Tempo runs are one of the best exercises to increase running speed you can do, as they help to increase your anaerobic threshold. They’re different to other types of speedwork because you don’t run faster in intervals with breaks in-between. The aim is to run continuously at a fast(ish) pace for a block of time. Aiming to incorporate one tempo session a week into your schedule should make a notable difference to your speed.

Add some sprint workouts for speed to your training

Sprint workouts are a great way to improve your speed, and can be pretty fun too. Try sprinting at 90 percent effort level for 30 seconds, then walking or jogging for 90 seconds – repeated around eight to 12 times.

Work on your stride turnover

Your stride turnover is how many times your feet hit the ground per minute during a run. Using this as a way to measure and increase your speed can be really effective – simply run at your normal pace for 30 seconds then jog lightly for 30 seconds, then run again, this time aiming to increase your stride turnover slightly. Repeat this exercise a few times.

Work on your running form

Getting faster at running isn’t all about speedwork. It can also help you to work on your form, to make sure you’re running in an optimal way. Perfecting your gait and posture should make running feel generally easier,

making it more likely that you’ll be able to go faster.

Build your overall strength

The stronger your muscles are, the more power you have to propel yourself forwards. Doing core-strengthening exercises can be particularly useful when it comes to improving your running speed, because stronger abdominal muscles mean your leg muscles are freed up and can work that bit harder. This also helps to improve your breathing while you’re running – a win-win. Core strengthening exercises to try includes planks, bicycle crunches, abdominal curls and basic bridges.

Take rest – schedule in recovery time

No training programme is complete without adequate rest and recovery time scheduled in.

Make sure you’re having at least one recovery day a week, and aim to get good quality sleep each night, too. A recovery day could involve doing no exercise at all or doing something super light and easy. Listen to your body and do what feels best for you when your recovery days roll around.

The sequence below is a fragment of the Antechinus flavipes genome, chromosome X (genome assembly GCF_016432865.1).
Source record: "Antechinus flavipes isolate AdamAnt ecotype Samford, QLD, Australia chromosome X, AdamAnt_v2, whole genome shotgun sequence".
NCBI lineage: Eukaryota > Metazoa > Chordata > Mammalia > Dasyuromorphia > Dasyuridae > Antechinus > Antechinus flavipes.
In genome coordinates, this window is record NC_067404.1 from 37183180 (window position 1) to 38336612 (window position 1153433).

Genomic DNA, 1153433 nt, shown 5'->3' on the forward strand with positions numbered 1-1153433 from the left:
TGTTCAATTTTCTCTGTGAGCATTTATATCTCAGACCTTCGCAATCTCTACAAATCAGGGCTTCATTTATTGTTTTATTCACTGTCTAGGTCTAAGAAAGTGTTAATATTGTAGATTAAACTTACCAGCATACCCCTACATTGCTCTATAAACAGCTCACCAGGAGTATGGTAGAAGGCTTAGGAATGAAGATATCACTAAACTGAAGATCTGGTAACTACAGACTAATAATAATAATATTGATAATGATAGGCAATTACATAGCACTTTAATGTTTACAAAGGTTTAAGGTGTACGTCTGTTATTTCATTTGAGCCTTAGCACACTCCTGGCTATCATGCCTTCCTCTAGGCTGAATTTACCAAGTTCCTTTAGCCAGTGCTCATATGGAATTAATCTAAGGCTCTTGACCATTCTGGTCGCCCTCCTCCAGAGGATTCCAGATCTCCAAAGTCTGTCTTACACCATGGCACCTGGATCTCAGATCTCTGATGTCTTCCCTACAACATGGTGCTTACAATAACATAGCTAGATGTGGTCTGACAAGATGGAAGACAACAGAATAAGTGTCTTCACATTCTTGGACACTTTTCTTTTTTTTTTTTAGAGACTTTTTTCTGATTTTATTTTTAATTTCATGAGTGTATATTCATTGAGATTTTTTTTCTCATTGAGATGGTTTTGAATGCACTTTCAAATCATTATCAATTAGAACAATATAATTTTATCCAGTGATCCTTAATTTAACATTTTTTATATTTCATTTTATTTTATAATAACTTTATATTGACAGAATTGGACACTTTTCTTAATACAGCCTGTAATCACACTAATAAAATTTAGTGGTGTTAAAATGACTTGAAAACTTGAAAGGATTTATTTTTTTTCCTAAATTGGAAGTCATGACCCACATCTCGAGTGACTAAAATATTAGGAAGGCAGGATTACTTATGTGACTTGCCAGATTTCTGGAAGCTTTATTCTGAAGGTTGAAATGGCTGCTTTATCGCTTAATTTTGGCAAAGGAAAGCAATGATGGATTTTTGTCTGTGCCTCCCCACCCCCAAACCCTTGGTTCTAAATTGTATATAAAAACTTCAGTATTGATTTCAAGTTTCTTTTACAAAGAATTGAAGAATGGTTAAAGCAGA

It’s worth noting that even with rest days, you might still get some delayed onset muscle soreness (or DOMS) as you increase the intensity of your training. This is normal – and is actually a positive sign that your muscles are becoming stronger!

How to run a fast 5k

A combination of the running tips and exercises above should help you improve your 5k time. But some extra tips for setting your personal 5k best include:

• Set yourself manageable goals – if your time is currently 28 minutes, aim to get it down to 27 over the course of six weeks (that’s 10 seconds faster a week). Failing your goals can be disheartening, so it’s best to start small and take things from there.

• Run more – the more you run, the more fit and efficient your body gets. Just remember to follow a decent training plan and schedule in enough recovery time.

• Treat your running warm up as sacred – a competitive 5k requires you to start out fast and then get faster. So, a good warm up (or lack of one) could literally make or break the race for you.

How fast can a human run

The fastest a human has ever run is 27.78mph – a record set by Usain Bolt back in 2009, when he ran 100 metres in just 9.58 seconds. Some scientists say that, theoretically, the human frame could handle running speeds of up to 40mph – but so far no one’s come close to that.

Florence Griffith-Joyner holds the record for the fast woman and has done for over 30 years – since she ran 100 metres in 10.49 seconds in 1988.



Fast running – closing thoughts

If you’re wondering why you can’t run faster, you’re probably trying to achieve too much at once. It doesn’t matter if it’s for a short distance run, mid distance run or long distance run – improving your speed takes time and practice. There’s no singular technique that will help you to run faster; it’s all about playing the long game and making gradual improvements over time. Speed drills and tempo runs will be your best friend, while strengthening exercises, good quality sleep, and a balanced diet should help you go the extra mile. Good luck!